The expectation is that the rate of inflation would be significantly less this year. The Central Bank has even projected inflation to fall to a single digit level. It has pointed out that the rate of inflation decelerated to 14.4 per cent in December, 2008 and that this deceleration was for the sixth month in succession. Further, inflation is expected to drop more in the period ahead, reaching a single digit level by early 2009. The expectation of this deceleration in inflation is based on the tight monetary policy stance adopted by the Central Bank together with favourable developments in the supply side and low import prices.

There are several important issues that we would like to spotlight. First, while the global recession is likely to continue over most of 2009 and probably throughout the year and thereby keep oil and food import prices down, it may not be as low as the current prices. Already there are signs of grain price increases. Low food prices are unlikely to be sustainable as demand for food increases. Farmers may curtail production if prices are too low. Oil prices are very volatile, as recent experience should have taught us.
The prediction of oil prices is hazardous. Actions of OPEC and other oil producing countries, as well as international political factors, have a bearing on international supply of oil. Therefore excess reliance on lower import prices may be misplaced.

Second, there is no reason to be exuberant about the extent of deceleration in prices. The fact is that our rate of inflation is still high and higher than that of our competitors. What matters is whether we could reduce the rate of inflation to those of our competitors. Otherwise we would lose our competitiveness in international markets. Therefore the current deceleration in prices should not lead to complacency in the control of inflation. If we are unable to keep down inflation to international levels, the depreciation of the currency may be inevitable in the interests of exports.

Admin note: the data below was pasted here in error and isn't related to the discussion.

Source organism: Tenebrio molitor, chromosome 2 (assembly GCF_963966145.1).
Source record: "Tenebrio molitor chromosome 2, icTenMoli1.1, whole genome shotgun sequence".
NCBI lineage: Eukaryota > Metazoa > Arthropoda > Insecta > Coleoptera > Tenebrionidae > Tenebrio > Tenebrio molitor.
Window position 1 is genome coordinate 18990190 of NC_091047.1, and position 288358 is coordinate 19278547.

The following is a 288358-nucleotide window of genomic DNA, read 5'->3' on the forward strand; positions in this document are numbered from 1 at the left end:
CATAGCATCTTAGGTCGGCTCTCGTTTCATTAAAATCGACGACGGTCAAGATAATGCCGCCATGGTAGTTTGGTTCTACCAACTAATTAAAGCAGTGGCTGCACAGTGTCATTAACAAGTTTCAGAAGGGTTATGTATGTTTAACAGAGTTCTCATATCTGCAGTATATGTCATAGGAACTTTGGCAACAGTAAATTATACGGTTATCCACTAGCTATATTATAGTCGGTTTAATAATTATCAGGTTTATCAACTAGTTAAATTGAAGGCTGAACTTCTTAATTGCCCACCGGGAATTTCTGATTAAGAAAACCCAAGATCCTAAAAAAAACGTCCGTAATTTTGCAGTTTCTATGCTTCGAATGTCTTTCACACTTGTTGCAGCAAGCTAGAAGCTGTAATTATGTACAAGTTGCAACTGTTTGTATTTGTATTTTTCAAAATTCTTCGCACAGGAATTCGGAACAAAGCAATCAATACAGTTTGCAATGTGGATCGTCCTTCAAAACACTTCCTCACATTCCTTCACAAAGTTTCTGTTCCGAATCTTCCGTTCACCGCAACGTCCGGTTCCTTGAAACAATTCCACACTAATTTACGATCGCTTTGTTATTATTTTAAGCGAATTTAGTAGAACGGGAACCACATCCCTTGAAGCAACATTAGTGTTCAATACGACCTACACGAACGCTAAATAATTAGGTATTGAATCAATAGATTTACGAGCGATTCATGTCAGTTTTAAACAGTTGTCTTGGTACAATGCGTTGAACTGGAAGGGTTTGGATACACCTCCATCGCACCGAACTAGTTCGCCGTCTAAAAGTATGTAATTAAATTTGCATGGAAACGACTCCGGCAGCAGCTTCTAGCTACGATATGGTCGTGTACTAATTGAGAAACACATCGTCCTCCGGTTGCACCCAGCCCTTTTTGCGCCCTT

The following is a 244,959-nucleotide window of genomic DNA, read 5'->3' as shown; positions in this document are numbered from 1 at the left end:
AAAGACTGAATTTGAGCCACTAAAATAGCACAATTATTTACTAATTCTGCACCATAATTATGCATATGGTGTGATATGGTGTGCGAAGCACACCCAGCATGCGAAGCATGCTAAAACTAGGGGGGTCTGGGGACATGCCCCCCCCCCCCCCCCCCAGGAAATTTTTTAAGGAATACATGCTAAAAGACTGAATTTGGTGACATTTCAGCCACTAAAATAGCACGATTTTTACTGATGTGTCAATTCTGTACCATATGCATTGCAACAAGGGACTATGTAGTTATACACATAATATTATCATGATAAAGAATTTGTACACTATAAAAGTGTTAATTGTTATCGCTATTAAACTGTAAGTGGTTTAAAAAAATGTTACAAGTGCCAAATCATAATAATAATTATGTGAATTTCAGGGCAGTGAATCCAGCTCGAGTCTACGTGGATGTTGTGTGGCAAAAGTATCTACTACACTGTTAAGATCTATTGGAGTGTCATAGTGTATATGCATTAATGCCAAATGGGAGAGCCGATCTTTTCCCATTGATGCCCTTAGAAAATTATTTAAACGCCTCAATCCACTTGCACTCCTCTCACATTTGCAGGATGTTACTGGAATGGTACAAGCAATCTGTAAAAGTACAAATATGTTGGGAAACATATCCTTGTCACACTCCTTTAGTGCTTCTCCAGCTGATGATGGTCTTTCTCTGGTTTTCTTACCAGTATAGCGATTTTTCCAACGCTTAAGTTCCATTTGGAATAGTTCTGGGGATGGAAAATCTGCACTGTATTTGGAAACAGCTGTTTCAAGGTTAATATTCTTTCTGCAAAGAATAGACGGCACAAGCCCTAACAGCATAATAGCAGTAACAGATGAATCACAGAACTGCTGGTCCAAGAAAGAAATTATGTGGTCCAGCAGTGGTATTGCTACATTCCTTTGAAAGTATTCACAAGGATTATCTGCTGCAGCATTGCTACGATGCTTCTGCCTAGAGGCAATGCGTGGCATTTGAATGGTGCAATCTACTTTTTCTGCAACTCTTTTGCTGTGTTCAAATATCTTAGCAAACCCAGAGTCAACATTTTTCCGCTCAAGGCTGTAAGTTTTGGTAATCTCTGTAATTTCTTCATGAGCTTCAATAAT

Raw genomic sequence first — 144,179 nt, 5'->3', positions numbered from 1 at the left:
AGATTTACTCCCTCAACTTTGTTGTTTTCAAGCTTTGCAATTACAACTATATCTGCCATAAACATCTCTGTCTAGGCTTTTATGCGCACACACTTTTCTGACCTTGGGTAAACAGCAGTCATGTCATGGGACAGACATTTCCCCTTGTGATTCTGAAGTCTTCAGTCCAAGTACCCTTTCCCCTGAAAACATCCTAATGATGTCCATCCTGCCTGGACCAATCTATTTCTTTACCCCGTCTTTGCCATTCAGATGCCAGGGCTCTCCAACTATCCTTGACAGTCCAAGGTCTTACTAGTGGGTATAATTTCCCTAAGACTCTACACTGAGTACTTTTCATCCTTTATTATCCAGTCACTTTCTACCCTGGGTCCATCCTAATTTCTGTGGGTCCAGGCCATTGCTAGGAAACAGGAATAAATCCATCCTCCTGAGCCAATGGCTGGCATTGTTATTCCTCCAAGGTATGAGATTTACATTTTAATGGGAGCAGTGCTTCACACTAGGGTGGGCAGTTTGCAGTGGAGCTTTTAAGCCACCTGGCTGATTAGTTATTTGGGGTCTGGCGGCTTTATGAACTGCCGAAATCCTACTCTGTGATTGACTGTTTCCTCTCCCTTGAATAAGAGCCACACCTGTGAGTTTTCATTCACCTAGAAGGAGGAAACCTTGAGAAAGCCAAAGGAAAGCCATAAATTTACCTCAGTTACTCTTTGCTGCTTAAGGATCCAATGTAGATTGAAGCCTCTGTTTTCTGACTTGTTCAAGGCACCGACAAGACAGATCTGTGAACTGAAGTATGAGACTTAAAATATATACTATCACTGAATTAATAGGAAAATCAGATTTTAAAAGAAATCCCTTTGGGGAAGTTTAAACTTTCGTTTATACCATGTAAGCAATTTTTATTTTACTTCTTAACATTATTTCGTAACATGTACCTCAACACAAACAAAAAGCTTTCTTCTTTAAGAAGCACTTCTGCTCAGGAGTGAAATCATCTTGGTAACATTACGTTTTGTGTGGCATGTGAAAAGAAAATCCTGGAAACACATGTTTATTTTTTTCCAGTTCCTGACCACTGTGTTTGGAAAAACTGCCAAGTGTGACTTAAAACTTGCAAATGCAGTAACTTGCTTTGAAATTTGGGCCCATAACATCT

Third, there is a need for continued policy measures to ensure the control of inflation to reasonable levels. Inflation in the country is the result of three factors, fiscal deficits, money creation by the Central Bank and imported inflation caused mostly from the excessive rise in prices of oil, essential intermediate goods and food prices. However, cost push inflation cannot proceed without the monetary authority accommodating the increases in costs by increasing the money supply. It is also true that reductions in the rate of growth of money can slow down income growth and reduce employment in the future. The blame on the imported nature of inflation must be tempered by the realization that inflationary pressures emanating externally are accommodated by money creation within the economy.

The current deceleration in inflation must be accompanied by further fiscal and monetary measures to bring it down to internationally comparable levels to retain the country’s competitiveness. While 2009 may not witness international inflationary measures, domestic economic policy could sustain inflation at an unacceptable level. The need to control inflation is not over.